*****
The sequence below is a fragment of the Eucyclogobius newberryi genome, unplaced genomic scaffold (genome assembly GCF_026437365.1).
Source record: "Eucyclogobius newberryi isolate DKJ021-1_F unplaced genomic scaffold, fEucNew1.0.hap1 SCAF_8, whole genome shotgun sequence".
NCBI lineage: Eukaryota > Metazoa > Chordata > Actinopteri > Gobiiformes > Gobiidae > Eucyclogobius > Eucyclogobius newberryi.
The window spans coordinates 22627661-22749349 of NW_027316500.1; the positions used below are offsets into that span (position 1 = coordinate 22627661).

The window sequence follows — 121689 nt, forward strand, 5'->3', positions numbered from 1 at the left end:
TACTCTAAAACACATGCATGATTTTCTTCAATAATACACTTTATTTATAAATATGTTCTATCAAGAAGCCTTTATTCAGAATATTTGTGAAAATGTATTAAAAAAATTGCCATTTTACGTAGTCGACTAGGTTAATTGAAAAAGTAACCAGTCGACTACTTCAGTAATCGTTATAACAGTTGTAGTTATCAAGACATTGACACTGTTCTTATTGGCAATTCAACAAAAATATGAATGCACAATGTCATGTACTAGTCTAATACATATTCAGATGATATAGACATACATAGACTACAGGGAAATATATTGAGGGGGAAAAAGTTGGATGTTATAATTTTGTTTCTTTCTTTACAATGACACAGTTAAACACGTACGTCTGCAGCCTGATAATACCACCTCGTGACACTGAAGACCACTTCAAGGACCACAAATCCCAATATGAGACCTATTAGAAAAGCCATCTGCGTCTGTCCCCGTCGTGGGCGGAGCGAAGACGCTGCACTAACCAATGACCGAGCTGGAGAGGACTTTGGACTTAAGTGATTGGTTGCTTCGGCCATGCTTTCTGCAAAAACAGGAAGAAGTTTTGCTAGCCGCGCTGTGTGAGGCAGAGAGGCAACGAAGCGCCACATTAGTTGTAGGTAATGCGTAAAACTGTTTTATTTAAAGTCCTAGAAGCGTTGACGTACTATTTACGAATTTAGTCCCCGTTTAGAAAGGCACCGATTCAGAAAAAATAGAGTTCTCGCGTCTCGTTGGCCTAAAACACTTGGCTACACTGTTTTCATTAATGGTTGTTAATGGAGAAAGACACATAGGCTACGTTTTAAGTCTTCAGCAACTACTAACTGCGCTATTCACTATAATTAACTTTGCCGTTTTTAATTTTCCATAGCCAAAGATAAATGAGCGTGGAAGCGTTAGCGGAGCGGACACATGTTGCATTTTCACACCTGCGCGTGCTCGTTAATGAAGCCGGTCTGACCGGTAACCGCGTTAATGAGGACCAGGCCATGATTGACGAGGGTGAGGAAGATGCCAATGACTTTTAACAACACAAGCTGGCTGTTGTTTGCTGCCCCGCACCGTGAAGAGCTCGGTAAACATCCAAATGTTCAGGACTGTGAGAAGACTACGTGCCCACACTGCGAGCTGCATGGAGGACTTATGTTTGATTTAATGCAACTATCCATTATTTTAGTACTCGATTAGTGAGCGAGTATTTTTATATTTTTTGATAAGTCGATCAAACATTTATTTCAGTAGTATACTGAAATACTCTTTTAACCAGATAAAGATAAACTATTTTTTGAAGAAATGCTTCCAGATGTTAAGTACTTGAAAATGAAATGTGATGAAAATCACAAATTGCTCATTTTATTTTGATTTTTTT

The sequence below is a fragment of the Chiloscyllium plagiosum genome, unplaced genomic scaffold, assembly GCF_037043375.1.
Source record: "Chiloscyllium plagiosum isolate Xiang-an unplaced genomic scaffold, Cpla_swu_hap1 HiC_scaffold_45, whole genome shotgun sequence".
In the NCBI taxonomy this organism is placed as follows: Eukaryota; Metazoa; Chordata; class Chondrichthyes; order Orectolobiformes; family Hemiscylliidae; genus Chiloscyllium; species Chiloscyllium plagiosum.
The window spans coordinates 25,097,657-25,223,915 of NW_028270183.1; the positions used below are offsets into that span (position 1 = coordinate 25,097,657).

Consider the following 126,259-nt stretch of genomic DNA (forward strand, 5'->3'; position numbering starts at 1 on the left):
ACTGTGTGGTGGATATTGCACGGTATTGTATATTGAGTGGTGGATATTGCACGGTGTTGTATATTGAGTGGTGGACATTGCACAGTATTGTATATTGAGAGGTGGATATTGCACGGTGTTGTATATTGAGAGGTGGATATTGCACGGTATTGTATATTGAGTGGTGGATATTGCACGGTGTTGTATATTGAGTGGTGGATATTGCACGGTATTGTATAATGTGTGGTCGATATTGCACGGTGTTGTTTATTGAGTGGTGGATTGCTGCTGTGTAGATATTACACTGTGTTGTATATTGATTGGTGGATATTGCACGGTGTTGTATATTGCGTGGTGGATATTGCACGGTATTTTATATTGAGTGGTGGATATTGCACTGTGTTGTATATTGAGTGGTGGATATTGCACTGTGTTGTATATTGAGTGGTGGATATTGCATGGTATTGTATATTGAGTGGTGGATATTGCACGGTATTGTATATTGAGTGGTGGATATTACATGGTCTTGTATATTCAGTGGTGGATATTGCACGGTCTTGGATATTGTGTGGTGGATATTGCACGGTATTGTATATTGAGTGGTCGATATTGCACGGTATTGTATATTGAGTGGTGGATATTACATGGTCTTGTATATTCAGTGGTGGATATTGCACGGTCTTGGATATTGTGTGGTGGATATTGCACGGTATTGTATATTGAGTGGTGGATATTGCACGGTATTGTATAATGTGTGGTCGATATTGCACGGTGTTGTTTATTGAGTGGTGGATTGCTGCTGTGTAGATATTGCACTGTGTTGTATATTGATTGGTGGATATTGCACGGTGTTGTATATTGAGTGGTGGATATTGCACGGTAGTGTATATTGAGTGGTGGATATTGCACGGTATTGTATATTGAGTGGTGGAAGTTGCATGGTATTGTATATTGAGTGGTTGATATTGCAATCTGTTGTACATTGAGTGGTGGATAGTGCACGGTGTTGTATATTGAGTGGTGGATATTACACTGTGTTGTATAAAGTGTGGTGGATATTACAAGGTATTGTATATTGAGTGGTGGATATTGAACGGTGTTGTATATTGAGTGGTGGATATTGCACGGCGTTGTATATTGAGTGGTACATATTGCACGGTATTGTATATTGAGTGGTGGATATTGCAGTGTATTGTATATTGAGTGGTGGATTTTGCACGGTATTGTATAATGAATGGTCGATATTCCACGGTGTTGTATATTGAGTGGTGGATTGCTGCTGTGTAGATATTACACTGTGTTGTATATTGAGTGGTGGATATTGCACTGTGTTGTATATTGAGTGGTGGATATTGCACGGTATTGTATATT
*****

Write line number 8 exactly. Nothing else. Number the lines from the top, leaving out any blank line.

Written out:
Source record: "Chiloscyllium plagiosum isolate Xiang-an unplaced genomic scaffold, Cpla_swu_hap1 HiC_scaffold_45, whole genome shotgun sequence".